And therein lay the problem. How to perform a work, intended to be performed in an (albeit sizeable) church by the normal Baroque orchestral and choral forces, in a vast auditorium designed (if indeed it was designed for anything) for enormous forces. Nowadays most period instrument groups makes few concessions to the space and acoustics, and play the music in the way they normally do. This is what William Christie did, with a 24-strong choir and a typical Bach orchestra. This will not produce a sound to fill the hall. But it will produce a sound that Bach might recognise. And for me, that is the key thing. Prommers are, by and large, pretty intelligent people, so should be used to letting their ears adjust to the relatively subdued volume. Continue reading
BBC Proms at …: Purcell and his contemporaries
Katherine Watson, Samual Boden, Callum Thorpe
Arcangelo, Jonathan Cohen
Sam Wanamaker Playhouse, Shakespeare’s Globe, 13 August
Purcell: Timon of Athens – Curtain Tune, I Spy Celia, I See She Flies Me, The Fairy Queen (excerpts), The Tempest (attrib. Purcell); Blow: Venus and Adonis (excerpts); Locke: The Tempest – Curtain Tune, The Tempest – Dance of the Fantastick Spirits (perhaps by Draghi).
As part of their ‘Proms at …’’ season, the BBC decanted from its usual home in the Royal Albert Hall to one of the most intimate performances spaces in London, the Sam Wanamaker Playhouse, part of the Shakespeare’s Globe complex on the South Bank. Since its opening in 2014, this reconstruction of a typical Jacobean (early 17th century) theatre has housed a number of excellent (and sold-out) musical events and small-scale operas, adding considerably to the range of London music venues. Sadly, under the new Globe management, those events seems to have ground to a halt, with only one listed in the current season – and that a hang-over booking from the previous management. So it was fortuitous that the BBC Proms chose the theatre for one of its ‘BBC at …’ events (alongside such venues as a multi-story car park in Peckham), not least because it enabled people to see the inside of this fabulous, but very uncomfortable, theatre for just £14, rather than the up to £62 the Globe are asking for their own next concert there. Continue reading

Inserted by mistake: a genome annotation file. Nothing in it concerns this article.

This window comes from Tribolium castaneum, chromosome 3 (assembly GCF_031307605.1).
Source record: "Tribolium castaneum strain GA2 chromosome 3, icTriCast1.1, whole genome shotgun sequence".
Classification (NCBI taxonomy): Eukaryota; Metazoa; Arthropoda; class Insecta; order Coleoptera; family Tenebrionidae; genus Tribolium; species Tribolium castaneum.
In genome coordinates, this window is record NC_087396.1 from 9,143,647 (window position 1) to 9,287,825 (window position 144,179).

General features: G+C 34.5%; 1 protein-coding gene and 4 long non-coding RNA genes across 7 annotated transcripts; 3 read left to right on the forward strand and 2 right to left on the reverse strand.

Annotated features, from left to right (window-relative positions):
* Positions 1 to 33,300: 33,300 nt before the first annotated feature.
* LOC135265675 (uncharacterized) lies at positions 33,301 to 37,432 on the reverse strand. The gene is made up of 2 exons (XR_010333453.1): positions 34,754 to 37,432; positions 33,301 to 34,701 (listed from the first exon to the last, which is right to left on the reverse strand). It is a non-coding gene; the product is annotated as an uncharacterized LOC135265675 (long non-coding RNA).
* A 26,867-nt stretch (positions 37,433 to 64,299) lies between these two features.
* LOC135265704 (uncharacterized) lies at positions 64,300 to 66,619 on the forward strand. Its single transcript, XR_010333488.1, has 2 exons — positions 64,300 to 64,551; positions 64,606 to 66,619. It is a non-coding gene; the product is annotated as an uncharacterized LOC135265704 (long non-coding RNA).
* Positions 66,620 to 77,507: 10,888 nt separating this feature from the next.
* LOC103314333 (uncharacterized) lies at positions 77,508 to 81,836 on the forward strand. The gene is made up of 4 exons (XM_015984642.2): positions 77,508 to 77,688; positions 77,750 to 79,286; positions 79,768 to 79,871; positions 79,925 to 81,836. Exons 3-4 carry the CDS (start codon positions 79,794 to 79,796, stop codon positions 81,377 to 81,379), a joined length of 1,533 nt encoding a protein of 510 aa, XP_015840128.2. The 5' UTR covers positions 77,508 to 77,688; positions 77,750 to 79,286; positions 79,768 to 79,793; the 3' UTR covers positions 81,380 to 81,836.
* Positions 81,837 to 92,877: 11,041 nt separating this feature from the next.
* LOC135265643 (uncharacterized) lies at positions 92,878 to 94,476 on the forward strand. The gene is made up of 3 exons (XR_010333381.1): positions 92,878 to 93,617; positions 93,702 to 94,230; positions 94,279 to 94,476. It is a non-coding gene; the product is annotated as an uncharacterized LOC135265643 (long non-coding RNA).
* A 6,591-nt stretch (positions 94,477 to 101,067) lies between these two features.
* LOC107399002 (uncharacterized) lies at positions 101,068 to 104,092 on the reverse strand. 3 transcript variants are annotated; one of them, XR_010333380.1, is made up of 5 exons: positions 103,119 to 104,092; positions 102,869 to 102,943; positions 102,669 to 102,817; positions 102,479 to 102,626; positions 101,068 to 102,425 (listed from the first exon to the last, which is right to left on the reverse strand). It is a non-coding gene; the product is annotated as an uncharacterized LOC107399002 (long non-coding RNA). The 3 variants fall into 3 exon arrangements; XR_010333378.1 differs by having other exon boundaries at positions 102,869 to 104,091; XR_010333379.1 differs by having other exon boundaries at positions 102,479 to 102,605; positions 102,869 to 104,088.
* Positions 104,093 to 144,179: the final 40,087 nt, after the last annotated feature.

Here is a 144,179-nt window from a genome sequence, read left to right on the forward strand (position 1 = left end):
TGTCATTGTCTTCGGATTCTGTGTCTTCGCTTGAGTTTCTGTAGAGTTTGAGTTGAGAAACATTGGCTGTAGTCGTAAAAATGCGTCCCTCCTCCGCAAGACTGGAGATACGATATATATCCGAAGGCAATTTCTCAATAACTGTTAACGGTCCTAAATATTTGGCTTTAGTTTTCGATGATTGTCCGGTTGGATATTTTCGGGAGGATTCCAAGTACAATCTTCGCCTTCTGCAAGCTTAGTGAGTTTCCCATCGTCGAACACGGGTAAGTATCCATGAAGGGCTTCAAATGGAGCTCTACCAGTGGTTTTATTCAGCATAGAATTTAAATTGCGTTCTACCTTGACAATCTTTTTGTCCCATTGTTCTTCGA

The Orchestra of the Age of Enlightenment continued their collaboration with The Globe’s new Sam Wanamaker Playhouse with an imaginative performance of Matthew Locke’s music for the 1674 production of The Tempest (or Enchanted Island), devised and directed by Elizabeth Kenny with stage direction and text adaptation by Caroline Williams. Following the Musica Brittannica edition, the music included additional pieces by Pelham Humphrey, Reggio, Banister, Purcell and Hart. The five OAE instrumentalists were joined by three singers, two boy trebles together with two actors who cleverly acted all the parts in the extracts from the rather curious version of Shakespeare’s play for which Locke provided the music. Despite the oddities of the text, this Tempest was extraordinarily popular at the time, with frequent revivals over the following 150 years. Although 21st century eyes and ears might not rate the play quite so highly, setting Locke’s relatively well-known music in the context of at least part of the spoken text and stage action does help with understanding the context of music like this. Along with Purcell’s examples, this repertoire is difficult to slot into the mainstream European musical tradition of the late 17th century. The Wanamaker Playhouse is a gloriously intimate space for such performances, the candle lighting added much to the atmosphere. This was a lively and, at times, very funny production, not least when one of the actors portrayed a sword fight by playing both characters at the same time. The impressive singers were Katherine Watson, Frazer B Scott and Samuel Boden.